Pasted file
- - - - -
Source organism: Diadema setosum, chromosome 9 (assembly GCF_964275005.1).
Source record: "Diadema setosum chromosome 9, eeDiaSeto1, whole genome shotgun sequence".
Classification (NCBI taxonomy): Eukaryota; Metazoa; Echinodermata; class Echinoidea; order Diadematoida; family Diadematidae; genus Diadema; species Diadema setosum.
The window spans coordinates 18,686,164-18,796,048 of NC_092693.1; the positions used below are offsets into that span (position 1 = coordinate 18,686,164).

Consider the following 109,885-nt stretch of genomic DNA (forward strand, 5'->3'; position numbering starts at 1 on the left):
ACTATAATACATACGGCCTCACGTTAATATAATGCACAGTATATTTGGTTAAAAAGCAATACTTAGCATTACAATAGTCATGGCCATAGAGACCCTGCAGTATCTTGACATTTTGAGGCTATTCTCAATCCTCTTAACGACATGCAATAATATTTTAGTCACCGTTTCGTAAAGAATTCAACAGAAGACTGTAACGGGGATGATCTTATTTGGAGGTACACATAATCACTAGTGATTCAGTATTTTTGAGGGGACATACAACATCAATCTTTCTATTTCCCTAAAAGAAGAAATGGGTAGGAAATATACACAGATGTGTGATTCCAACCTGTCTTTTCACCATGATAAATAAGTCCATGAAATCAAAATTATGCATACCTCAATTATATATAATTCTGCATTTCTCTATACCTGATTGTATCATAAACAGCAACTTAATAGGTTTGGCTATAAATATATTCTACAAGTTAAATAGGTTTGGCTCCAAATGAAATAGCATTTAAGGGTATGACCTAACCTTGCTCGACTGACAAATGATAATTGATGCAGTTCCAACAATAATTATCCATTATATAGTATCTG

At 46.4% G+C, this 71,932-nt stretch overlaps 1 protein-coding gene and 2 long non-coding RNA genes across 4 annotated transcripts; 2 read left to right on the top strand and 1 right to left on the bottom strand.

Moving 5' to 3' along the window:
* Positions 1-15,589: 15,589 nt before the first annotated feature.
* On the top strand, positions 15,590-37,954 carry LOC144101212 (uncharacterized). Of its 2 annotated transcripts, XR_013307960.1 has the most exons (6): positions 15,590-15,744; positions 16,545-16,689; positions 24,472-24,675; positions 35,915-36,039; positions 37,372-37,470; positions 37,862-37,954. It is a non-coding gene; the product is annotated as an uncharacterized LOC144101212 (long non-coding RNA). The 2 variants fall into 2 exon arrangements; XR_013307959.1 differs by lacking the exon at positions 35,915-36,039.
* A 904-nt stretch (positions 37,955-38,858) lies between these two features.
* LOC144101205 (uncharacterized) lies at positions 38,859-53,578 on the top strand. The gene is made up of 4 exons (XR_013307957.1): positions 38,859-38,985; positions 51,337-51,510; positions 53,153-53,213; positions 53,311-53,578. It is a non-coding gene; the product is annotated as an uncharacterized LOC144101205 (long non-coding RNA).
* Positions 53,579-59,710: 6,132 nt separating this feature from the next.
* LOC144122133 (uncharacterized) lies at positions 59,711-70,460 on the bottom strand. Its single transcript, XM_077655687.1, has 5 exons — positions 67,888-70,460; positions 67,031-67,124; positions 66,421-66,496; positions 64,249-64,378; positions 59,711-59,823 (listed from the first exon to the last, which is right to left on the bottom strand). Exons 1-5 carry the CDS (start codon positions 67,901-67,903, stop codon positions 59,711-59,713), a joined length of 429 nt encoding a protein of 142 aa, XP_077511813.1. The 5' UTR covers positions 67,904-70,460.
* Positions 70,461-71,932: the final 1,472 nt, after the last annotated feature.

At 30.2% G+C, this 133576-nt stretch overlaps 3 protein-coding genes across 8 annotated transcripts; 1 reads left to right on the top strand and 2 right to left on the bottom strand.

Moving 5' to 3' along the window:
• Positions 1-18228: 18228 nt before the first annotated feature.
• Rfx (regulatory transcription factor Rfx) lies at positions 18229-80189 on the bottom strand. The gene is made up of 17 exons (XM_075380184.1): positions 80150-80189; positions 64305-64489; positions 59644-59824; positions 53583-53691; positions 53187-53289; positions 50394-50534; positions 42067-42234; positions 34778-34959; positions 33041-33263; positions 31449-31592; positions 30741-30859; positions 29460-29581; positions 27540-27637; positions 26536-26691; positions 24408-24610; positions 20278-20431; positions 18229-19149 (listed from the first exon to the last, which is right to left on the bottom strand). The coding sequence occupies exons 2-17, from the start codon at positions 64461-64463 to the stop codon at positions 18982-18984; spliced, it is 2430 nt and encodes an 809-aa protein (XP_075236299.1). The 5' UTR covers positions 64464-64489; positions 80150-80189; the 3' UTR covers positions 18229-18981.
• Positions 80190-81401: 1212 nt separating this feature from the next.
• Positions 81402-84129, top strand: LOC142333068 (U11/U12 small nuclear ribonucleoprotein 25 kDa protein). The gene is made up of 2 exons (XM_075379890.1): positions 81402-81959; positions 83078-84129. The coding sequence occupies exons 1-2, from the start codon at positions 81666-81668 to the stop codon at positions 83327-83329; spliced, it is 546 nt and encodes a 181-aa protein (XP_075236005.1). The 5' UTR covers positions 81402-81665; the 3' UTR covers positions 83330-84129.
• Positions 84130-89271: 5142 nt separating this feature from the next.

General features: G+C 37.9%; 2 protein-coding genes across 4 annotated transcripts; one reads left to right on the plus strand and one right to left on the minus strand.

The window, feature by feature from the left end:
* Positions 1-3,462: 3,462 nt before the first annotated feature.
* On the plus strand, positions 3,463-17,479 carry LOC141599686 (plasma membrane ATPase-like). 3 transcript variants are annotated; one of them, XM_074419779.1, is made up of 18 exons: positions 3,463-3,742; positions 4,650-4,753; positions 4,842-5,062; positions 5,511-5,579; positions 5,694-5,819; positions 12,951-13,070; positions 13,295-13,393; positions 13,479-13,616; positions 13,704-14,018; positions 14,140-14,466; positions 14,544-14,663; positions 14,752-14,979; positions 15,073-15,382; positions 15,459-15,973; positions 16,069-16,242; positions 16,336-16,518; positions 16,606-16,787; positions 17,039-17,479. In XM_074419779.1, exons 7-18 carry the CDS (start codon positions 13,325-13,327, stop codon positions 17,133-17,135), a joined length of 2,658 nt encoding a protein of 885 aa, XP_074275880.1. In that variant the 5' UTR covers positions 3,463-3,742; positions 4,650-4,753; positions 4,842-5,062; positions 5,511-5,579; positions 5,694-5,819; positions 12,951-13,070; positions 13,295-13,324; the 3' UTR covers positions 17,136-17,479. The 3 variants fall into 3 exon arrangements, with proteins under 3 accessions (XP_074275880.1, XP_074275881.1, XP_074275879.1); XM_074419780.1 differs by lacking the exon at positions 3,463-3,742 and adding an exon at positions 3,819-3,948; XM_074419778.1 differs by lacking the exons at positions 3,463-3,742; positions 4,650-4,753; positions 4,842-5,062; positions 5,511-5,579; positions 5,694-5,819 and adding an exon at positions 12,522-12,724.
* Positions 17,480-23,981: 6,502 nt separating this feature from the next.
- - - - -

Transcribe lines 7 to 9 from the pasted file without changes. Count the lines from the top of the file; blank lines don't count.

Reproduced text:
At 46.4% G+C, this 71,932-nt stretch overlaps 1 protein-coding gene and 2 long non-coding RNA genes across 4 annotated transcripts; 2 read left to right on the top strand and 1 right to left on the bottom strand.

Moving 5' to 3' along the window:
* Positions 1-15,589: 15,589 nt before the first annotated feature.